When Niles Eldredge and Stephen Jay Gould, two of the world’s leading evolutionary theorists, proposed a bold new theory of evolution – the theory of “punctuated equilibria” – they stood the standard interpretation of Darwin on its head. He also ignited a furious debate about the true nature of evolution.
On the one side are the geneticists. They contend that evolution proceeds slowly but surely, driven by competition among organisms to transmit their genes from generation to generation. On the other are the paleontologists, like Eldredge and Gould, who show in the fossil record that in fact evolution proceeds only sporadically. Long periods of no change – equilibria – are “punctuated” by episodes of rapid evolutionary activity. According to the paleontologists, this pattern shows that evolution is driven far more by environmental forces than by genetic competition.
How can the prevailing views on evolution be so different? In Reinventing Darwin, Niles Eldredge offers a spirited account of the dispute and an impressive case for the paleontologists’ side of the story. With the mastery that only a leading contributor to the debate can provide, he charts the course of theory from Darwin’s day to the present and explores the fundamental mysteries and crucial questions that underlie the current quarrels.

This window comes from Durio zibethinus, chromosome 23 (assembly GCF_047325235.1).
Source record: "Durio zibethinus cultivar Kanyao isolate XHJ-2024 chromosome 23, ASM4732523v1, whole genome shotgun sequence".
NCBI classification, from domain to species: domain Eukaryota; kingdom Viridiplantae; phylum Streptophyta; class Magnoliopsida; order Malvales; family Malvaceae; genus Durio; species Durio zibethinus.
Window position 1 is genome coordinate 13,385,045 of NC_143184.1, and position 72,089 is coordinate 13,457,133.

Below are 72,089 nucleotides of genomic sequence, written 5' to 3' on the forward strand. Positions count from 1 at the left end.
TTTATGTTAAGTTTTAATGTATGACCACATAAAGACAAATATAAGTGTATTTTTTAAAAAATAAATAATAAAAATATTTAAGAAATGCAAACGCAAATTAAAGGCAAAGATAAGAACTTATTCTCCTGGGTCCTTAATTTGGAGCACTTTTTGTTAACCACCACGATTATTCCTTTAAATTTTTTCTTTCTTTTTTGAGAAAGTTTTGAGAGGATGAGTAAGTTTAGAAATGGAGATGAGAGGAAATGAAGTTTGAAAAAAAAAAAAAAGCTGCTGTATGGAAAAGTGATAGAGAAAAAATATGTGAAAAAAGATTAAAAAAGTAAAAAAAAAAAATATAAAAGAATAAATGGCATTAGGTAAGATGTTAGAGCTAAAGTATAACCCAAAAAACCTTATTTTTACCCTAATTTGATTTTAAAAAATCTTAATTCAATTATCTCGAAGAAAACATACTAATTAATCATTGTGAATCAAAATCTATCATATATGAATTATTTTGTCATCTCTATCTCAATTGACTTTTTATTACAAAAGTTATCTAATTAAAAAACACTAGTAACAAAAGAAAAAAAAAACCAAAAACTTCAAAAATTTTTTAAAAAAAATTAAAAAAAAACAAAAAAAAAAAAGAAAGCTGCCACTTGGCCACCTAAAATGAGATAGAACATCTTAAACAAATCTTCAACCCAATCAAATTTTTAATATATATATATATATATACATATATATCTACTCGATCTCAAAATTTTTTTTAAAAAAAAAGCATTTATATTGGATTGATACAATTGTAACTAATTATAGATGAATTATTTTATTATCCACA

Is evolution fired by a gentle and persistent motor and fueled by the survival instincts of “selfish genes”? Or does it proceed in fits and starts, as the fossil record seems to show? What is the role of environmental changes such as habitat destruction and of cataclysmic events like meteor impacts? Are most species inherently stable, changing only very little until they succumb to extinction? Or are species highly adaptable, changing all the time?
Eldredge sorts through the major findings and interpretations and presents a lively introduction to the leading edge of evolutionary theory today. Reinventing Darwin offers a rare insider’s view of the sometimes contentious, but always stimulating work of scientific inquiry.
Niles Eldredge is a curator in the Department of Invertebrates at the American Museum of Natural History. He is the co-author with Stephen Jay Gould of the 1972 paper that proposed the theory of punctuated equilibria, and the author of numerous popular science books, including The Miner’s Canary, a New York Times Book Review Notable Book of the Year for 1992.